Skopje, Capital City Of North Macedonia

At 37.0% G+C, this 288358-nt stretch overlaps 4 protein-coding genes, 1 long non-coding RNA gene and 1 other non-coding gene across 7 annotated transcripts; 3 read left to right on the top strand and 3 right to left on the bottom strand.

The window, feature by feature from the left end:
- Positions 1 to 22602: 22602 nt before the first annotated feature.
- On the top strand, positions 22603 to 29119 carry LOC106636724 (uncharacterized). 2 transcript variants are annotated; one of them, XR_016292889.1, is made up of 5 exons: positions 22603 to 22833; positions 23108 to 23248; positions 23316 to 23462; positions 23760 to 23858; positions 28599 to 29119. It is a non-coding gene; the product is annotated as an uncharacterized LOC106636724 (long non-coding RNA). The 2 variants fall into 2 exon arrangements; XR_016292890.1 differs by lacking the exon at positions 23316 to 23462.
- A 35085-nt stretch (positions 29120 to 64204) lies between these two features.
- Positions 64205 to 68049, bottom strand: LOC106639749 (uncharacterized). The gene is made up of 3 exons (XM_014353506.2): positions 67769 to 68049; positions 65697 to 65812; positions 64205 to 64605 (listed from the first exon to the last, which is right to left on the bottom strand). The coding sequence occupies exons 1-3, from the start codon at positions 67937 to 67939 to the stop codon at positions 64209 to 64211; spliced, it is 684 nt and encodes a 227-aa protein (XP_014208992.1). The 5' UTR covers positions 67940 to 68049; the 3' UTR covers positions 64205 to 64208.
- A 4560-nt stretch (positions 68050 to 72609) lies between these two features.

Skopje ( SKOP-yee, -⁠yay, US also SKOHP-; Macedonian: Скопје [ˈskɔpjɛ] (listen); Albanian: Shkup) is the capital and largest city of North Macedonia. It is the country's political, cultural, economic, and academic centre. The territory of Skopje has been inhabited since at least 4000 BC; remains of Neolithic settlements have been found within the old Kale Fortress that overlooks the modern city centre. Originally a Paeonian city, Scupi became the capital of Dardania in the second century BC. On the eve of the 1st century AD, the settlement was seized by the Romans and became a military camp. When the Roman Empire was divided into eastern and western halves in 395 AD, Scupi came under Byzantine rule from Constantinople. During much of the early medieval period, the town was contested between the Byzantines and the Bulgarian Empire, whose capital it was between 972 and 992. From 1282, the town was part of the Serbian Empire, and acted as its capital city from 1346 to 1371. In 1392, Skopje was conquered by the Ottoman Turks, who called it Üsküb (اسکوب); this name was also in use in English for a time. The town stayed under Ottoman control for over 500 years, serving as the capital of the pashasanjak of Üsküp and later the Vilayet of Kosovo. In 1912, it was annexed by the Kingdom of Serbia during the Balkan Wars. During the First World War the city was seized by the Kingdom of Bulgaria, and, after the war, it became part of the newly formed Kingdom of Yugoslavia as the capital of Vardarska Banovina. In the Second World War the city was again captured by Bulgaria and in 1945 became the capital of SR Macedonia, a federated state within the Yugoslavia. The city developed rapidly, but this was interrupted in 1963 when it was hit by a disastrous earthquake. Skopje is on the upper course of the Vardar River, and is on a major north–south Balkan route between Belgrade and Athens. It is a centre for metal-processing, chemical, timber, textile, leather, and printing industries. Industrial development of the city has been accompanied by development of the trade, logistics, and banking sectors, as well as an emphasis on the fields of transportation, culture and sport. According to the last official count from 2002, Skopje had a population of 428,988 inhabitants in its urban area and 506,926 in ten municipalities that form the city and, beside Skopje, include many other less urbanized and rural settlements some of which are 20 km (12 miles) away from the city itself or even border the neighbouring Kosovo.